Your baby smiles at you when you come into view. He or she repeats the same sound a lot and "coos and goos" when content. The baby uses a different cry for different situations to help you differentiate between what they need. For example, one cry says "I'm hungry" and another says "I have a pain".
Gurgling sounds or "vocal play" occur while you are playing with your baby or when they are occupying themselves happily. Babbling really gets going in this age range, and your baby will sometimes sound as though he or she is talking. This speech-like babbling includes many sounds, often these are bilabial (two-lip) sounds e.g. 'p', 'b' and 'm'. They also use different pitches. Your baby can tell you, using sounds or gestures that they want something, or want you to do something. He or she can use very "urgent" noises and facial expressions to spur you into action.
The sound of your baby's babbling changes. This is because it now includes more consonants, as well as long and short vowels. He or she uses speech and/or sounds other than crying to get your attention and hold on to it. Your baby's first words may be spoken (they may not be very clear yet). Examples of typical first words are: "MaMa", "Doggie", "Night Night", "Bye Bye", "No")
Now your baby is accumulating more words as each month passes. He or she will even ask 2-word questions like "Where ball?" "What's that?" "More choc", and combine two words in other ways to make other sentence types ("Birdie go", "No doggie", "More push"). Words are becoming clearer as more initial consonants are used.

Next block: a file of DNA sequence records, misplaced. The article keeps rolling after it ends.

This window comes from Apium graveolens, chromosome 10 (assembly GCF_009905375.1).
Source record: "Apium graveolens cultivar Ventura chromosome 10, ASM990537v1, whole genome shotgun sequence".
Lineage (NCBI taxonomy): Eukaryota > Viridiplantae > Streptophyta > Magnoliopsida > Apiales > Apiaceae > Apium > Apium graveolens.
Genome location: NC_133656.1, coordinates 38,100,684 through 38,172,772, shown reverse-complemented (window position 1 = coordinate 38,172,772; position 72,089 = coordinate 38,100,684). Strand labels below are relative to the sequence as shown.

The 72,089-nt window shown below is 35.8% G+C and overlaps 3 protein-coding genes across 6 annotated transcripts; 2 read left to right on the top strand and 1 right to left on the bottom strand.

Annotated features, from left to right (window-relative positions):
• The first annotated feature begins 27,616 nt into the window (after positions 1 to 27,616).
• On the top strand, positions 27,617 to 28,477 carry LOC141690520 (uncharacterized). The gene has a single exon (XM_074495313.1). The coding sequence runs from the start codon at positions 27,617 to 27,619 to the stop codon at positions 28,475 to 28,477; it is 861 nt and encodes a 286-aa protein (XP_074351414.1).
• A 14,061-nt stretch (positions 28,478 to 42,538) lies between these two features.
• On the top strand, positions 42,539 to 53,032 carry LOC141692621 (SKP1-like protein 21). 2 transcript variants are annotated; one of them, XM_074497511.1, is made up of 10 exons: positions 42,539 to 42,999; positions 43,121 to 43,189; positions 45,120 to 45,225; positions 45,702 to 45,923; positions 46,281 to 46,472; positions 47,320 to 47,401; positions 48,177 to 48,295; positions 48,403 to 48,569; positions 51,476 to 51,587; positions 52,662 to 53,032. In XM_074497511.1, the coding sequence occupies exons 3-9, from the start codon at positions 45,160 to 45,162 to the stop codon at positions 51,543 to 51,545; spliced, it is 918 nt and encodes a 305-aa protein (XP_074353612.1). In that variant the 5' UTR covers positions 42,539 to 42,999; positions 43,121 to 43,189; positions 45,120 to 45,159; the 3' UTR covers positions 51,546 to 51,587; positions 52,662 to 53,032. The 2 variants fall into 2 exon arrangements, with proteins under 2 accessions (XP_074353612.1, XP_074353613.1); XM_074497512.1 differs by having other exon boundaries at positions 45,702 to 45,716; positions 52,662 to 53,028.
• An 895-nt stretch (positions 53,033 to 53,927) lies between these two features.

Your two or three year old's vocabulary is increasing quickly. He or she seems to have a word for almost everything. Utterances are usually one, two or three words long and family members can usually understand them. Your toddler may ask for, or draw your attention to something by naming it ("Dog") or one of its attributes ("Red!") or by commenting ("Wow!").
Sentences are becoming longer as your child can combine four or more words. He or she talks about things that have happened away from home, and is interested in talking about pre-school, friends, outings and interesting experiences. Speech is usually fluent and clear and people outside of the family can understand what your child is saying most of the time.
Your child speaks clearly and fluently in an easy-to-listen-to voice. He or she can construct long and detailed sentences ("We went to the zoo but we had to come home early because Sally wasn't feeling well". He or she can tell a long, involved imaginative story sticking to the topic, and using "adult-like" grammar. Most sounds are pronounced correctly, though he or she may be lisping as a four year old, or, at five, still have difficulty with "r", "v" and "th".
Your child can communicate easily with familiar adults and with other children. Your child may tell fantastic, dramatic, inventive, "tall stories" and engage strangers in conversation when you are out together.
If you are concerned about your child’s speech or language development, please email for free advice: email@example.com
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- Bowen, C. (1998). Ages and Stages Summary: Language Development 0-5 years. Retrieved from http://www.speech-language-therapy.com/ on